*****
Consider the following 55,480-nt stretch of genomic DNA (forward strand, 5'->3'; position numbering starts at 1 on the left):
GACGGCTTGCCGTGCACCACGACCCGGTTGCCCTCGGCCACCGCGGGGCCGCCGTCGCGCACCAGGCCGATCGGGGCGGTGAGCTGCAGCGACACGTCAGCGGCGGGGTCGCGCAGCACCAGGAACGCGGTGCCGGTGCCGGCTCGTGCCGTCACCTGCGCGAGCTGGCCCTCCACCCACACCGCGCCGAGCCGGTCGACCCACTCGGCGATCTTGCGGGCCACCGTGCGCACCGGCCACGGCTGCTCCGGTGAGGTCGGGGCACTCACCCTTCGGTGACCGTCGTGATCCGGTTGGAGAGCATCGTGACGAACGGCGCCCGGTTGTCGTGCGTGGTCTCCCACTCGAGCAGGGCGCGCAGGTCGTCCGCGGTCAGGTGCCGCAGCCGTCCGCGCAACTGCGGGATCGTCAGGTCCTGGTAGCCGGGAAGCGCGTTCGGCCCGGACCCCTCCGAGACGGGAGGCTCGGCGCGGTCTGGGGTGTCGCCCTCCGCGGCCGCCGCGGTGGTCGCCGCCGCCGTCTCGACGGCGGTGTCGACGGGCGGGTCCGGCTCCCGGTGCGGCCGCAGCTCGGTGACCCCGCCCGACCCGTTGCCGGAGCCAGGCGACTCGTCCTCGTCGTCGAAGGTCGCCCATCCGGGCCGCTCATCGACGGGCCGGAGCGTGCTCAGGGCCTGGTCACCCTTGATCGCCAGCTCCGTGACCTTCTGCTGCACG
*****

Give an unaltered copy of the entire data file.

Consider the following 55,480-nt stretch of genomic DNA (forward strand, 5'->3'; position numbering starts at 1 on the left):
GACGGCTTGCCGTGCACCACGACCCGGTTGCCCTCGGCCACCGCGGGGCCGCCGTCGCGCACCAGGCCGATCGGGGCGGTGAGCTGCAGCGACACGTCAGCGGCGGGGTCGCGCAGCACCAGGAACGCGGTGCCGGTGCCGGCTCGTGCCGTCACCTGCGCGAGCTGGCCCTCCACCCACACCGCGCCGAGCCGGTCGACCCACTCGGCGATCTTGCGGGCCACCGTGCGCACCGGCCACGGCTGCTCCGGTGAGGTCGGGGCACTCACCCTTCGGTGACCGTCGTGATCCGGTTGGAGAGCATCGTGACGAACGGCGCCCGGTTGTCGTGCGTGGTCTCCCACTCGAGCAGGGCGCGCAGGTCGTCCGCGGTCAGGTGCCGCAGCCGTCCGCGCAACTGCGGGATCGTCAGGTCCTGGTAGCCGGGAAGCGCGTTCGGCCCGGACCCCTCCGAGACGGGAGGCTCGGCGCGGTCTGGGGTGTCGCCCTCCGCGGCCGCCGCGGTGGTCGCCGCCGCCGTCTCGACGGCGGTGTCGACGGGCGGGTCCGGCTCCCGGTGCGGCCGCAGCTCGGTGACCCCGCCCGACCCGTTGCCGGAGCCAGGCGACTCGTCCTCGTCGTCGAAGGTCGCCCATCCGGGCCGCTCATCGACGGGCCGGAGCGTGCTCAGGGCCTGGTCACCCTTGATCGCCAGCTCCGTGACCTTCTGCTGCACG